Not long ago I returned from a trip to Brussels where we hosted a successful symposium for our customers (100% of survey respondents would recommend the event to others).  Ask anyone who has been a part of these events what makes them successful and the answer will be three (3) things:  planning, execution, and reacting to change(s).

We found ourselves in a bit of a conundrum when our vendor didn’t meet commitments they made.  In our case, they said a conference room would seat one number of participants when in fact it seated 20% fewer.  This lack of space was a problem… and we adapted successfully.

But it highlights one of the “golden rules” of customer service.  Do what you say you will do.  Meet commitments. There are 4 types of commitments one can make:

  1. No Hope of Keeping – Don’t fall into this trap.  In this arena, I’m a big fan of a “one strike and you’re out” policy.
  2. Keep – This is the standard. Meeting commitments is perfectly acceptable for customers.
  3. Keep and Exceed – This is the goal. Do better than what your customer expects, or do better than the competition’s capabilities and you’re on the way to dominating a market.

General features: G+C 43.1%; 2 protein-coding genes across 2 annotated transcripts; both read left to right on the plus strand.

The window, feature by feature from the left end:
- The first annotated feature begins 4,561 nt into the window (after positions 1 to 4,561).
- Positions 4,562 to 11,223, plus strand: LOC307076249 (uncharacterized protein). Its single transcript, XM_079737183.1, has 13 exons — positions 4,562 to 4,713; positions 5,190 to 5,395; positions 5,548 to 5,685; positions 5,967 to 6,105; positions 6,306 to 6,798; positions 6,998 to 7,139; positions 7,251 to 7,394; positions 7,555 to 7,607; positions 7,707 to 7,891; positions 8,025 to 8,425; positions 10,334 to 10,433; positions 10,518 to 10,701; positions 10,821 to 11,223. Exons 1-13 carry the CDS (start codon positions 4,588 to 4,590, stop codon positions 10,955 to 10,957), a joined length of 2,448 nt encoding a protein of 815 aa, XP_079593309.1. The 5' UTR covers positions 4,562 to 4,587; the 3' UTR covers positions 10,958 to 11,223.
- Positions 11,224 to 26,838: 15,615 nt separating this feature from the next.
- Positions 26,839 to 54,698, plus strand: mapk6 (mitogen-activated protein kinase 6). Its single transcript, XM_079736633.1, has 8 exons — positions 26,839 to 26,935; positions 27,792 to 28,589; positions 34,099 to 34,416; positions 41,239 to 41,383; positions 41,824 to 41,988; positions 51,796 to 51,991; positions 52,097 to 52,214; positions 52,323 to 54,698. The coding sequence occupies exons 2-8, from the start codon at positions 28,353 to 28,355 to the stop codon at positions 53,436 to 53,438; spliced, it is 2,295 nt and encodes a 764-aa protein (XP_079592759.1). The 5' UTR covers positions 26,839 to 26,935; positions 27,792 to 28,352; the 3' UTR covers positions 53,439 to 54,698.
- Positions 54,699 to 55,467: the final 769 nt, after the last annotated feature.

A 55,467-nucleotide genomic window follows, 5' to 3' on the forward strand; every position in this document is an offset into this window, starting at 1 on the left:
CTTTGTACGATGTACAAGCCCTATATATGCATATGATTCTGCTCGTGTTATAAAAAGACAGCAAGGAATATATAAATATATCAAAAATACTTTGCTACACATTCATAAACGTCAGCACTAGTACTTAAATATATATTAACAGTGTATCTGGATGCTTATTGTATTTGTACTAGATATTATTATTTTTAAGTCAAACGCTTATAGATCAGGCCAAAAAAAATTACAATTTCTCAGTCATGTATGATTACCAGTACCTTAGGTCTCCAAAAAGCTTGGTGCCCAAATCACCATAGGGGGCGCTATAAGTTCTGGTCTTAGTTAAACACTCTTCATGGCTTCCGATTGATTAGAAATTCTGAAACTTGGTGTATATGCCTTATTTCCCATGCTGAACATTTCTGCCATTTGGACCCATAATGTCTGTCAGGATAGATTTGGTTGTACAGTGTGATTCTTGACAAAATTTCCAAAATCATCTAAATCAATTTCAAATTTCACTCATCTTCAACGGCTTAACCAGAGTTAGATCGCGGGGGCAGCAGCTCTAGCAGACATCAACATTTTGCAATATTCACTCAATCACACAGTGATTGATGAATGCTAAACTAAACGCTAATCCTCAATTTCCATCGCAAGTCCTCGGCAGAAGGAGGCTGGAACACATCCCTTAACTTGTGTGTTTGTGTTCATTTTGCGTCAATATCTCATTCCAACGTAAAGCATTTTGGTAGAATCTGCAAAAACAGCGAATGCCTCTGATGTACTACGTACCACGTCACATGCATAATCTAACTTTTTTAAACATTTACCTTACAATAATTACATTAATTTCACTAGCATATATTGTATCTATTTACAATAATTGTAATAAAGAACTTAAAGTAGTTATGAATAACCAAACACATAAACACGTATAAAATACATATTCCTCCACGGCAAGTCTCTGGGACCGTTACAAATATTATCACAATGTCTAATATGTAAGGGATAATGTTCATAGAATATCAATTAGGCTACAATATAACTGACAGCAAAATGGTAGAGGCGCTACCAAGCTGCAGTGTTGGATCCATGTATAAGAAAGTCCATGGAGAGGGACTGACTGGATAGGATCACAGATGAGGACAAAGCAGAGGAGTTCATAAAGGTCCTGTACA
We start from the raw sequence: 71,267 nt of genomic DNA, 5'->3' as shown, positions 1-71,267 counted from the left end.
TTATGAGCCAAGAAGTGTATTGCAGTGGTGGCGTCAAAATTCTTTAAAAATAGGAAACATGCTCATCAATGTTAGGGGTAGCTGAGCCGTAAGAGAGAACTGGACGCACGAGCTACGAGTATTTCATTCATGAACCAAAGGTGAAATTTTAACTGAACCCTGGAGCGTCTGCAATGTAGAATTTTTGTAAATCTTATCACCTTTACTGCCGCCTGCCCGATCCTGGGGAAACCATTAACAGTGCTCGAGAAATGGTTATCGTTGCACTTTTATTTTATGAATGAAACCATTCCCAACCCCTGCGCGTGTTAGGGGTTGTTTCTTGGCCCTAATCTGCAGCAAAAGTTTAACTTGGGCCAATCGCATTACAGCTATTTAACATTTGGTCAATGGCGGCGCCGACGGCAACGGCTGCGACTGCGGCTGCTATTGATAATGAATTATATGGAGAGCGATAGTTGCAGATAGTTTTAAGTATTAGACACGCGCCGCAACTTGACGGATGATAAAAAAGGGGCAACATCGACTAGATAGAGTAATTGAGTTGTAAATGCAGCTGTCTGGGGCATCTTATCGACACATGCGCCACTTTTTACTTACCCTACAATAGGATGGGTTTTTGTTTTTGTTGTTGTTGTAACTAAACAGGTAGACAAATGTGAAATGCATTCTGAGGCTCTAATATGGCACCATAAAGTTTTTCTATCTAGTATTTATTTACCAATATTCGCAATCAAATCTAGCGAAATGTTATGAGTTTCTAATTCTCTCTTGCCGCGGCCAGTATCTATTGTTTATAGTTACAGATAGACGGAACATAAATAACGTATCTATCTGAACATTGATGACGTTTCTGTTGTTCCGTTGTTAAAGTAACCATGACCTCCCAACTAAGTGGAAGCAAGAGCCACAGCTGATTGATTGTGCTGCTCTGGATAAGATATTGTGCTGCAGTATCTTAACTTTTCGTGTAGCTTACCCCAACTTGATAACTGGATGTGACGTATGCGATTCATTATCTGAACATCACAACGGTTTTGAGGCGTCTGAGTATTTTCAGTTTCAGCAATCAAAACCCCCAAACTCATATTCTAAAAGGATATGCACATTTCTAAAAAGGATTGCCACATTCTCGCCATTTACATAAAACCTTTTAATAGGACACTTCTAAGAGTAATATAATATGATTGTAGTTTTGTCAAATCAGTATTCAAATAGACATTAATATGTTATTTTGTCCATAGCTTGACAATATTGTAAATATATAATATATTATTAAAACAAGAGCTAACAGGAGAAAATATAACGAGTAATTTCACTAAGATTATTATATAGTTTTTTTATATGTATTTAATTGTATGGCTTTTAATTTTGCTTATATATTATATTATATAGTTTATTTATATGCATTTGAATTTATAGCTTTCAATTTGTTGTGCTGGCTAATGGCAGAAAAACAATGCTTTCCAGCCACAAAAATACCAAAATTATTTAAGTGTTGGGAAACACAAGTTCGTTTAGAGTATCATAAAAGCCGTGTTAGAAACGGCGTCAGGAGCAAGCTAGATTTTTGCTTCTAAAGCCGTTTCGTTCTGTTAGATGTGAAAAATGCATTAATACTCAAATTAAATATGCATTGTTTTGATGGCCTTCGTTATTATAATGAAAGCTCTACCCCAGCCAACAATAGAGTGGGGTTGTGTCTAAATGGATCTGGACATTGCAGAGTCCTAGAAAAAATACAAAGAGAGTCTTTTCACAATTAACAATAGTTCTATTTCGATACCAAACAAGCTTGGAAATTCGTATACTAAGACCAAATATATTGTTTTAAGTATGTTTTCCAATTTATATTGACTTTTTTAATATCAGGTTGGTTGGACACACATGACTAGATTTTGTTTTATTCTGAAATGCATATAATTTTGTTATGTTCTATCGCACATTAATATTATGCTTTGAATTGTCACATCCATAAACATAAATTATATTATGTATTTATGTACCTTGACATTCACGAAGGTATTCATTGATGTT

4. Determine Later You Can’t Keep – The exception… when this happens, fess up early.  I have a friend who says “bad news doesn’t get better with time”.  He is absolutely correct.  If you find yourself in a situation where a commitment will be missed, let your customer know and apologize.  (Ideally, have a new solution or prepare a revised timeline in advance of the discussion.  That is, come with a solution, not just a problem.)  Customers may be angry, but not as angry as they’d be if you surprised them later.

Individuals fear commitment; more so when their organizations are complex and rely on many people to deliver a solution or product on time.  But commitments about your products and services are a key component of the value.  Without setting and making expectations customers seek out alternative providers who will make and keep commitments.

If your company doesn’t make commitments, or routinely misses them, you know you have a big problem whose solution will depend on whether or not the company (1) views the misses as a problem and (2) whether they are prepared to correct the problem.  If both of these cases hold, look for new work – your life will be miserable and your personal brand will be tainted by a poor company.

The pivot point (which I hope you agree is common sense) is that your company’s success depends on your ability to make and keep commitments.

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